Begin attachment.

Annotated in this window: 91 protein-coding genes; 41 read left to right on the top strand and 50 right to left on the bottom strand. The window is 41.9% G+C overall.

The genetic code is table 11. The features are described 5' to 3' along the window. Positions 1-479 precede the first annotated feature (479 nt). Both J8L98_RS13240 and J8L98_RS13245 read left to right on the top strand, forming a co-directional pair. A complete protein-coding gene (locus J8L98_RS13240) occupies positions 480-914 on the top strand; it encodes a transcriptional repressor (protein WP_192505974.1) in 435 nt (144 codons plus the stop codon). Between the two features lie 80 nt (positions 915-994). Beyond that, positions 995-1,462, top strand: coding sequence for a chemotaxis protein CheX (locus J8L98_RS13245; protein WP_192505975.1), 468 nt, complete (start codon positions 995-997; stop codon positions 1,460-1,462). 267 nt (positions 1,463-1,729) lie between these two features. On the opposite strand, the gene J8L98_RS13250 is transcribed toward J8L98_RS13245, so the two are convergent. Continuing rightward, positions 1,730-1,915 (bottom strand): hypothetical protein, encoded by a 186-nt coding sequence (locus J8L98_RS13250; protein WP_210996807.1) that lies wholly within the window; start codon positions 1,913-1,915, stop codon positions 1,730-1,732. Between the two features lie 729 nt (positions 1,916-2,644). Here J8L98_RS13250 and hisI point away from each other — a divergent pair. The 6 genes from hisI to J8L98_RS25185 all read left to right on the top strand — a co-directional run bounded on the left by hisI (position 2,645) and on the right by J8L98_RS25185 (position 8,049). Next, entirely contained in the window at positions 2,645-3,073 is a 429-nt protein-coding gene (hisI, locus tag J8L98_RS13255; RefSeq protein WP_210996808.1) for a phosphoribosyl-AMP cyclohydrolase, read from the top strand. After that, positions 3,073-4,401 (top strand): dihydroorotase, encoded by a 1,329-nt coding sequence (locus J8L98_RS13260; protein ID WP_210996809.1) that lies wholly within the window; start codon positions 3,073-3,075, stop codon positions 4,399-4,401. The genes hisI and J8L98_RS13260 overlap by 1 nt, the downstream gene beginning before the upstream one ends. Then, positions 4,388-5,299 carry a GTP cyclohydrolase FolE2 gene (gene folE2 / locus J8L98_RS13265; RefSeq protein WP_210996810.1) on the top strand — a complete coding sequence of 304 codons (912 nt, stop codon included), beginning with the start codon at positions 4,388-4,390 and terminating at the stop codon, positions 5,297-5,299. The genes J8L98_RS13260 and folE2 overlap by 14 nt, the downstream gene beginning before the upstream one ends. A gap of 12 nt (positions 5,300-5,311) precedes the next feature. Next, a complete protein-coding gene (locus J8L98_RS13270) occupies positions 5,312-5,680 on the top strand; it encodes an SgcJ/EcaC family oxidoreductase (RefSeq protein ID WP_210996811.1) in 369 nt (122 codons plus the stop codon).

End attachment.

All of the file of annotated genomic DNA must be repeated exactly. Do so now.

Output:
Annotated in this window: 91 protein-coding genes; 41 read left to right on the top strand and 50 right to left on the bottom strand. The window is 41.9% G+C overall.

The genetic code is table 11. The features are described 5' to 3' along the window. Positions 1-479 precede the first annotated feature (479 nt). Both J8L98_RS13240 and J8L98_RS13245 read left to right on the top strand, forming a co-directional pair. A complete protein-coding gene (locus J8L98_RS13240) occupies positions 480-914 on the top strand; it encodes a transcriptional repressor (protein WP_192505974.1) in 435 nt (144 codons plus the stop codon). Between the two features lie 80 nt (positions 915-994). Beyond that, positions 995-1,462, top strand: coding sequence for a chemotaxis protein CheX (locus J8L98_RS13245; protein WP_192505975.1), 468 nt, complete (start codon positions 995-997; stop codon positions 1,460-1,462). 267 nt (positions 1,463-1,729) lie between these two features. On the opposite strand, the gene J8L98_RS13250 is transcribed toward J8L98_RS13245, so the two are convergent. Continuing rightward, positions 1,730-1,915 (bottom strand): hypothetical protein, encoded by a 186-nt coding sequence (locus J8L98_RS13250; protein WP_210996807.1) that lies wholly within the window; start codon positions 1,913-1,915, stop codon positions 1,730-1,732. Between the two features lie 729 nt (positions 1,916-2,644). Here J8L98_RS13250 and hisI point away from each other — a divergent pair. The 6 genes from hisI to J8L98_RS25185 all read left to right on the top strand — a co-directional run bounded on the left by hisI (position 2,645) and on the right by J8L98_RS25185 (position 8,049). Next, entirely contained in the window at positions 2,645-3,073 is a 429-nt protein-coding gene (hisI, locus tag J8L98_RS13255; RefSeq protein WP_210996808.1) for a phosphoribosyl-AMP cyclohydrolase, read from the top strand. After that, positions 3,073-4,401 (top strand): dihydroorotase, encoded by a 1,329-nt coding sequence (locus J8L98_RS13260; protein ID WP_210996809.1) that lies wholly within the window; start codon positions 3,073-3,075, stop codon positions 4,399-4,401. The genes hisI and J8L98_RS13260 overlap by 1 nt, the downstream gene beginning before the upstream one ends. Then, positions 4,388-5,299 carry a GTP cyclohydrolase FolE2 gene (gene folE2 / locus J8L98_RS13265; RefSeq protein WP_210996810.1) on the top strand — a complete coding sequence of 304 codons (912 nt, stop codon included), beginning with the start codon at positions 4,388-4,390 and terminating at the stop codon, positions 5,297-5,299. The genes J8L98_RS13260 and folE2 overlap by 14 nt, the downstream gene beginning before the upstream one ends. A gap of 12 nt (positions 5,300-5,311) precedes the next feature. Next, a complete protein-coding gene (locus J8L98_RS13270) occupies positions 5,312-5,680 on the top strand; it encodes an SgcJ/EcaC family oxidoreductase (RefSeq protein ID WP_210996811.1) in 369 nt (122 codons plus the stop codon).